Released on behalf of Architecture 2030

USGBC and Passive House Alignment

The US Green Building Council (USGBC) and Passive House Institute US (PHIUS) have released the following letter of alignment:

USGBC’s LEED for Homes rating system and Passive House standard are complimentary green building systems. Both programs share the goal of making the US building stock more efficient, comfortable and sustainable places to live. While the Passive House standard focuses primarily on greatly reducing the heating and cooling loads of the home, LEED for Homes also promotes efficient material use, site selection and development, and rewards projects that improve their water efficiency and indoor air quality.

A Passive House is a very well‐insulated, virtually air‐tight building that is primarily heated by passive solar gain and by internal gains from people, electrical equipment, etc. Energy losses are minimized. Any remaining heat demand is provided by an extremely small source. Avoidance of heat gain through shading and window orientation also helps to limit any cooling load, which is similarly minimized. An energy recovery ventilator provides a constant, balanced fresh air supply. The result is an impressive system that not only saves up to 90% of space heating costs, but also provides terrific indoor air quality.

LEED for Homes is a national, voluntary certification system, developed by national experts and experienced builders, that promotes the design and construction of high‐performance green homes and encourages the adoption of sustainable practices by the homebuilding industry.

LEED certification is based on 18 prerequisites and 67 credits across 8 credit categories. Beyond energy and indoor air quality, LEED for Homes also takes into consideration material selection, water use, site selection/landscaping, location to local amenities/mass transit and homeowner education.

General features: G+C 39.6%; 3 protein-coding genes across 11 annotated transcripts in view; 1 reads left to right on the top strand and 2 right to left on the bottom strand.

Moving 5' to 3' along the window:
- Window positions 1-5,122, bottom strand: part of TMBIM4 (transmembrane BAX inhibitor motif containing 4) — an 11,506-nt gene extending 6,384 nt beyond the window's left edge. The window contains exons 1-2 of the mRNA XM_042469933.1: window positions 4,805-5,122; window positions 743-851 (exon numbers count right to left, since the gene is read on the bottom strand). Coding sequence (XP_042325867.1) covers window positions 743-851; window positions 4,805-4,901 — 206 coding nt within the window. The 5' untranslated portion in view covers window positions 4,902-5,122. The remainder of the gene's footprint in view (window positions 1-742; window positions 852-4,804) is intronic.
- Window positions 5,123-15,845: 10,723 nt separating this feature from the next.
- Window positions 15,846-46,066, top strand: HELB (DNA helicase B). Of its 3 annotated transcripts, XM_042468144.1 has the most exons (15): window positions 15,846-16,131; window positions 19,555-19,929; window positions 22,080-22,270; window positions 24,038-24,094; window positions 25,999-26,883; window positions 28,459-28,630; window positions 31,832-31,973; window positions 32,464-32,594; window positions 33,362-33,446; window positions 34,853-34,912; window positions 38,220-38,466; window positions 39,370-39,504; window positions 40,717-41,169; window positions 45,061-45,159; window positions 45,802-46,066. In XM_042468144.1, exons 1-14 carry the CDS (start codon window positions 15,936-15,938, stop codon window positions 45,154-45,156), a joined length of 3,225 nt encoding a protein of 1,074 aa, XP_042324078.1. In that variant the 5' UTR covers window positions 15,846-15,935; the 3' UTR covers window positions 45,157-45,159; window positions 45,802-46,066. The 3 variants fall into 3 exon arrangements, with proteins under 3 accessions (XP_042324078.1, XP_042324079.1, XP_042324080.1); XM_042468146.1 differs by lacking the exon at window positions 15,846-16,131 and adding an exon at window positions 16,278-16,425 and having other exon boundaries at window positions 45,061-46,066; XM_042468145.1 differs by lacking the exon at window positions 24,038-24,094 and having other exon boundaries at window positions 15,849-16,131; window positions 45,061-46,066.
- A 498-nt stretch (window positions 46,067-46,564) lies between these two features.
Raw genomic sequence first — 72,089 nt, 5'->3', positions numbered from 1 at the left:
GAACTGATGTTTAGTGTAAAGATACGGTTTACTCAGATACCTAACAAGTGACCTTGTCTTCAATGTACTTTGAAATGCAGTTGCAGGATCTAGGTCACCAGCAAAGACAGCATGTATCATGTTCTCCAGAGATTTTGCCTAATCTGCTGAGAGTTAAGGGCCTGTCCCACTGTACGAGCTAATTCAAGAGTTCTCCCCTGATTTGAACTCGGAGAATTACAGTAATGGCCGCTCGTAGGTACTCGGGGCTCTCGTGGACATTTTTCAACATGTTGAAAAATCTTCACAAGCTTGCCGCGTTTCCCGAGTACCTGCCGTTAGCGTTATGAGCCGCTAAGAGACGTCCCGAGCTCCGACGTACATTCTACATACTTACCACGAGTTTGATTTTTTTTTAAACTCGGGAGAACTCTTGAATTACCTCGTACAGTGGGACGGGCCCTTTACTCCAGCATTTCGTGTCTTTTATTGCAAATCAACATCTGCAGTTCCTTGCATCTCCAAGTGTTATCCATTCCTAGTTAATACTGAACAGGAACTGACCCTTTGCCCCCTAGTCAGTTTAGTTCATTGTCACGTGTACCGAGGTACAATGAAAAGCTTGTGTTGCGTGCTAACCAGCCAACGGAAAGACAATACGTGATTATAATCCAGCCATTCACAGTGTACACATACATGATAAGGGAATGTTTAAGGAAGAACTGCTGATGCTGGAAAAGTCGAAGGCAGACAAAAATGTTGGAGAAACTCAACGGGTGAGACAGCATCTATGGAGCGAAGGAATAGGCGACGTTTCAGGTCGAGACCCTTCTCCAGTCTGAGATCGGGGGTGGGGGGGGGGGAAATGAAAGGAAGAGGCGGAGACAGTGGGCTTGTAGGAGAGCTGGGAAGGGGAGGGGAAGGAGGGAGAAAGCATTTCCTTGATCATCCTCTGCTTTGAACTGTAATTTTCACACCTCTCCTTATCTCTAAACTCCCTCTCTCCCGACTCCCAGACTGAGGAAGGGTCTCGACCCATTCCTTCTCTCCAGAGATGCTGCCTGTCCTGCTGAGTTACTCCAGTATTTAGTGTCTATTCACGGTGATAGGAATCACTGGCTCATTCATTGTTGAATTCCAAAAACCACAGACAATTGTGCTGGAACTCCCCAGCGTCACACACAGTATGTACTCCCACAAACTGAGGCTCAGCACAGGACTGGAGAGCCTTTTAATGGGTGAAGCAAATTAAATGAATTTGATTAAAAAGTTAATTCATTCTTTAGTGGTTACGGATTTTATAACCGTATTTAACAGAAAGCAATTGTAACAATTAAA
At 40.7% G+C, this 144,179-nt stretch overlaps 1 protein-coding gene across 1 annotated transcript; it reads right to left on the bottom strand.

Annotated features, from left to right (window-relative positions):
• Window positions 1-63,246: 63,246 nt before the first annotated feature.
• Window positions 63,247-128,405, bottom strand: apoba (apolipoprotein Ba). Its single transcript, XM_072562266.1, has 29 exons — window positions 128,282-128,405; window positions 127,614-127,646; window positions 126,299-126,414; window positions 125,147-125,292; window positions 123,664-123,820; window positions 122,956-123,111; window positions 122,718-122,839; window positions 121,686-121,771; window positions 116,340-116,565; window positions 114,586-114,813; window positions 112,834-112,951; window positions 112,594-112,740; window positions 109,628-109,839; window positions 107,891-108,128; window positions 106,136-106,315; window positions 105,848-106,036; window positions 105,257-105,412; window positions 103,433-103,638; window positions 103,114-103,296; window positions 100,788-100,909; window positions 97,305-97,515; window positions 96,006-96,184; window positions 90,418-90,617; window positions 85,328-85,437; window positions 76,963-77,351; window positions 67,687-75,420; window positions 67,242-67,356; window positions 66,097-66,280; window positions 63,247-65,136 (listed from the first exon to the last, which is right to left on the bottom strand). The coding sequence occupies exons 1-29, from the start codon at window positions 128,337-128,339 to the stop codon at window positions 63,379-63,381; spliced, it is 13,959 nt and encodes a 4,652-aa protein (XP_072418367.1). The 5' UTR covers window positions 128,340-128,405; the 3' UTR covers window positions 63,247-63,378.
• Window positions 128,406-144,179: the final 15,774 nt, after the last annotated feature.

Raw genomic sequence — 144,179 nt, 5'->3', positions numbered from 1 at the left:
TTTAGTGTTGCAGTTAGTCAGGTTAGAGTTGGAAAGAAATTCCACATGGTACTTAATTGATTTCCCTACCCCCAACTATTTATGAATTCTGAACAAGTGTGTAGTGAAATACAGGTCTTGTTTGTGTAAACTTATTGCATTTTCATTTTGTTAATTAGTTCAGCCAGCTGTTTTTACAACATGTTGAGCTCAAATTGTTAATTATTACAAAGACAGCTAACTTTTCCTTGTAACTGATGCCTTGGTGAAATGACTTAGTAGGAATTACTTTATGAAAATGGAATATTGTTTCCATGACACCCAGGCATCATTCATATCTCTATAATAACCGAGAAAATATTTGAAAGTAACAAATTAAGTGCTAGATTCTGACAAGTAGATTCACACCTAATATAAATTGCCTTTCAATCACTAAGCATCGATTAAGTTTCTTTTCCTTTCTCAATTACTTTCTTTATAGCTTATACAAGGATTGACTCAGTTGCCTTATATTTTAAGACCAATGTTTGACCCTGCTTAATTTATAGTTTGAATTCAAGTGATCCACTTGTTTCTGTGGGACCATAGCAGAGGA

USGBC works regularly with Passive House Institute US (PHIUS) representatives to further green home building nationwide. USGBC and PHIUS agree that building and certifying a Passive House is a seamless compliance path for LEED for Homes Energy and Atmosphere section, and that homes are beginning to achieve dual certifications. In fact, USGBC is exploring the incorporation of the Passive House Standard into future iterations of the LEED for Homes program.

New Student Board Intern

All welcome Stephanie Krajnik

Stephanie is a junior at Aquinas College, studying Sustainable Business and Biology.  She plans to earn a degree in public health and use her knowledge of sustainability and biology to prevent chronic health issues through a restructuring business, consumer education, and governmental policy changes.
She is excited to be working at the Alliance for Environmental Sustainability this summer. One of  her projects will be to look at the effectiveness of post-occupancy LEED certified residential homes in comparison to the estimated energy use.
In her free time, she likes to travel and be outside. Last summer she canoed the first 500 miles of the Mississippi River and most of the Grand River. she also likes to read, play piano, and run.
In the 2011/2012 year she has been elected as the Students Striving for Sustainability President.